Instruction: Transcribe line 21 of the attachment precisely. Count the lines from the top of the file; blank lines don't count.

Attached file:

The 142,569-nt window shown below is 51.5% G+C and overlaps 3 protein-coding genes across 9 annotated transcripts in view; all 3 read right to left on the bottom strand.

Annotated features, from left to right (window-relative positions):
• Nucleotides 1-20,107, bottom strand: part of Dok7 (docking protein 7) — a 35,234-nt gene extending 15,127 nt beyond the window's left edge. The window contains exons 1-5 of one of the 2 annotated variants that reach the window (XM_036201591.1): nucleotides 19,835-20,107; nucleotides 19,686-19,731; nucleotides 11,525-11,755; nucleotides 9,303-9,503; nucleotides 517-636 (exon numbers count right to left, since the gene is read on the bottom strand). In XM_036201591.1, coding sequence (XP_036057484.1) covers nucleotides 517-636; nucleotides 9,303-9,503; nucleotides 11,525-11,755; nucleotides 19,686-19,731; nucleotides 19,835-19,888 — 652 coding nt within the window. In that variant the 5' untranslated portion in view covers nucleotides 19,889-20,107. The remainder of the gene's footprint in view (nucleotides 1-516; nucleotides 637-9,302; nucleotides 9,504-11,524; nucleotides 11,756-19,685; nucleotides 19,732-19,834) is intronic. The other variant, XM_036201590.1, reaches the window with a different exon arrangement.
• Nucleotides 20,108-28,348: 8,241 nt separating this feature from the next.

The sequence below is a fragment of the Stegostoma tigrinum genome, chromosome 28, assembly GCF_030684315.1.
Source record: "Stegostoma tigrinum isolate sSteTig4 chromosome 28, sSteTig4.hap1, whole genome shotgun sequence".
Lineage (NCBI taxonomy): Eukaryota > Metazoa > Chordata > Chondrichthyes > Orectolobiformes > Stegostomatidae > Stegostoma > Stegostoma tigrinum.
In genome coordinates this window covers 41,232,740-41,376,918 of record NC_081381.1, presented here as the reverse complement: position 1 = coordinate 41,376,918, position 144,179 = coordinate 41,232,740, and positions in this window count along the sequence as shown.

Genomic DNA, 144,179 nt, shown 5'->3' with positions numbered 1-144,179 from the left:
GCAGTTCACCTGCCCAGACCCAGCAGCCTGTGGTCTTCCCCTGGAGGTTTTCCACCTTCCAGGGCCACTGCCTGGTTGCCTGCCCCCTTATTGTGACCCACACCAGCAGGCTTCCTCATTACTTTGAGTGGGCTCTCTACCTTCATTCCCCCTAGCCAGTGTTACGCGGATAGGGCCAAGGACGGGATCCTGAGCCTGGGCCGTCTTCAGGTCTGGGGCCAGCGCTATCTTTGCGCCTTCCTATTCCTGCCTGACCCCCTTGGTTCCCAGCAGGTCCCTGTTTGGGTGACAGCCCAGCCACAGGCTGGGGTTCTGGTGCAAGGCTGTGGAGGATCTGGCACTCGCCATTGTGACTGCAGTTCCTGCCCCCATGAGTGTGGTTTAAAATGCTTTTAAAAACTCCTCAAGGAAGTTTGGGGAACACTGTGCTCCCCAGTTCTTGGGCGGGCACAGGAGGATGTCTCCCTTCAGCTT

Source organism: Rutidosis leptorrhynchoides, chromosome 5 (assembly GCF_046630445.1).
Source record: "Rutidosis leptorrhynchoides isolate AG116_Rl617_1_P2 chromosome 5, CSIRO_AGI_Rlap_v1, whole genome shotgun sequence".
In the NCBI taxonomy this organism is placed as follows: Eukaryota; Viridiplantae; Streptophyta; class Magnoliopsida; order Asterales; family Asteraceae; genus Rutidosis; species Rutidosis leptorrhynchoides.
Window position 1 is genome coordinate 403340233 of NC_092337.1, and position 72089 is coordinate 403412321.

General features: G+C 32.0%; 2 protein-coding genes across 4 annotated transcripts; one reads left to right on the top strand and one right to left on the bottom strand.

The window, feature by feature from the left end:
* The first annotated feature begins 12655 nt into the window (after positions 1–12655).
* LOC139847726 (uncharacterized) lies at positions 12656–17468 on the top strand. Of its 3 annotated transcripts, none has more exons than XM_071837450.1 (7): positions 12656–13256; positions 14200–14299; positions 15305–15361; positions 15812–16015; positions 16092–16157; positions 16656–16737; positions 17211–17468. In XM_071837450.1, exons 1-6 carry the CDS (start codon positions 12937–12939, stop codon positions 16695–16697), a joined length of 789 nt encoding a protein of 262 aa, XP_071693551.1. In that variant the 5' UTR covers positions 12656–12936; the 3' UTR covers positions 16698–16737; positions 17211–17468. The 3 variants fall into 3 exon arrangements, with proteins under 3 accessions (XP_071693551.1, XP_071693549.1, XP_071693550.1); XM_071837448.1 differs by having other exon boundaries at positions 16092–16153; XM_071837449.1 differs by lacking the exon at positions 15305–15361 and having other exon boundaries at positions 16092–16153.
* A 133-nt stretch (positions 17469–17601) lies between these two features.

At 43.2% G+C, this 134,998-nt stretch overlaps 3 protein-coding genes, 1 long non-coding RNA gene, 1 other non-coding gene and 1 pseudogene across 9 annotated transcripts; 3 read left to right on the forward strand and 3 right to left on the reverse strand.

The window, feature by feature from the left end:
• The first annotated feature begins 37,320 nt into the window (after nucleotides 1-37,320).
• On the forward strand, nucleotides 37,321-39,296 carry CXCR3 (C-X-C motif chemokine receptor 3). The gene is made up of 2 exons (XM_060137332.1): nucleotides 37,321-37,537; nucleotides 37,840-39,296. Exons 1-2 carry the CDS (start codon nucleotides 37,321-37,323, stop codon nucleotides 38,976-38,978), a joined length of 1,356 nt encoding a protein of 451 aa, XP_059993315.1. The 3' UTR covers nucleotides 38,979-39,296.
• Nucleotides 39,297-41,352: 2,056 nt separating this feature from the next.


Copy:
The window, feature by feature from the left end: